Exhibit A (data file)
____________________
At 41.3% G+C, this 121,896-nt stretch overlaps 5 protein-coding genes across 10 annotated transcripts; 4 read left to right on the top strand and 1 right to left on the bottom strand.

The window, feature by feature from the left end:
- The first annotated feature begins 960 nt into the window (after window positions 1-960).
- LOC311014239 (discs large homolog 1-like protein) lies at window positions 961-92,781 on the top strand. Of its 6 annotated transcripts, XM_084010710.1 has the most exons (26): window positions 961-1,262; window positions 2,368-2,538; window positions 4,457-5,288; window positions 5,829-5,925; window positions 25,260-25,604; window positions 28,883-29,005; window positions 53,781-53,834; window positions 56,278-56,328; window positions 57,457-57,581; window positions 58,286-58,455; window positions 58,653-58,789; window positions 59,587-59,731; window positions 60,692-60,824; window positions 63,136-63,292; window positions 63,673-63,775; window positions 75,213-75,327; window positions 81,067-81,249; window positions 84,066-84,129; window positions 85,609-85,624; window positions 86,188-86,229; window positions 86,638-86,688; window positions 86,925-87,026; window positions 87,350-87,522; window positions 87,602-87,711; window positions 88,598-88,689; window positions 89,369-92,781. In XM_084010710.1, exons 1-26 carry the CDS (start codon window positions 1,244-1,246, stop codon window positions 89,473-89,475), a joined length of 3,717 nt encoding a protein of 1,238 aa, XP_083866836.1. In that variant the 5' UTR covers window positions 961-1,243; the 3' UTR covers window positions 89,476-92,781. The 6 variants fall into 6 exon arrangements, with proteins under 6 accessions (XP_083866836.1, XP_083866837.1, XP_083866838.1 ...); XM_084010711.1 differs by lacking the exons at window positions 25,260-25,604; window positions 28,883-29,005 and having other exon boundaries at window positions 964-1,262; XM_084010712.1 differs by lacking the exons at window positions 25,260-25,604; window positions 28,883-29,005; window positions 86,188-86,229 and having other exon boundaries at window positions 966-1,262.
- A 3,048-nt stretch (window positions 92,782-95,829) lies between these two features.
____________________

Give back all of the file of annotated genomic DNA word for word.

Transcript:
At 41.3% G+C, this 121,896-nt stretch overlaps 5 protein-coding genes across 10 annotated transcripts; 4 read left to right on the top strand and 1 right to left on the bottom strand.

The window, feature by feature from the left end:
- The first annotated feature begins 960 nt into the window (after window positions 1-960).
- LOC311014239 (discs large homolog 1-like protein) lies at window positions 961-92,781 on the top strand. Of its 6 annotated transcripts, XM_084010710.1 has the most exons (26): window positions 961-1,262; window positions 2,368-2,538; window positions 4,457-5,288; window positions 5,829-5,925; window positions 25,260-25,604; window positions 28,883-29,005; window positions 53,781-53,834; window positions 56,278-56,328; window positions 57,457-57,581; window positions 58,286-58,455; window positions 58,653-58,789; window positions 59,587-59,731; window positions 60,692-60,824; window positions 63,136-63,292; window positions 63,673-63,775; window positions 75,213-75,327; window positions 81,067-81,249; window positions 84,066-84,129; window positions 85,609-85,624; window positions 86,188-86,229; window positions 86,638-86,688; window positions 86,925-87,026; window positions 87,350-87,522; window positions 87,602-87,711; window positions 88,598-88,689; window positions 89,369-92,781. In XM_084010710.1, exons 1-26 carry the CDS (start codon window positions 1,244-1,246, stop codon window positions 89,473-89,475), a joined length of 3,717 nt encoding a protein of 1,238 aa, XP_083866836.1. In that variant the 5' UTR covers window positions 961-1,243; the 3' UTR covers window positions 89,476-92,781. The 6 variants fall into 6 exon arrangements, with proteins under 6 accessions (XP_083866836.1, XP_083866837.1, XP_083866838.1 ...); XM_084010711.1 differs by lacking the exons at window positions 25,260-25,604; window positions 28,883-29,005 and having other exon boundaries at window positions 964-1,262; XM_084010712.1 differs by lacking the exons at window positions 25,260-25,604; window positions 28,883-29,005; window positions 86,188-86,229 and having other exon boundaries at window positions 966-1,262.
- A 3,048-nt stretch (window positions 92,782-95,829) lies between these two features.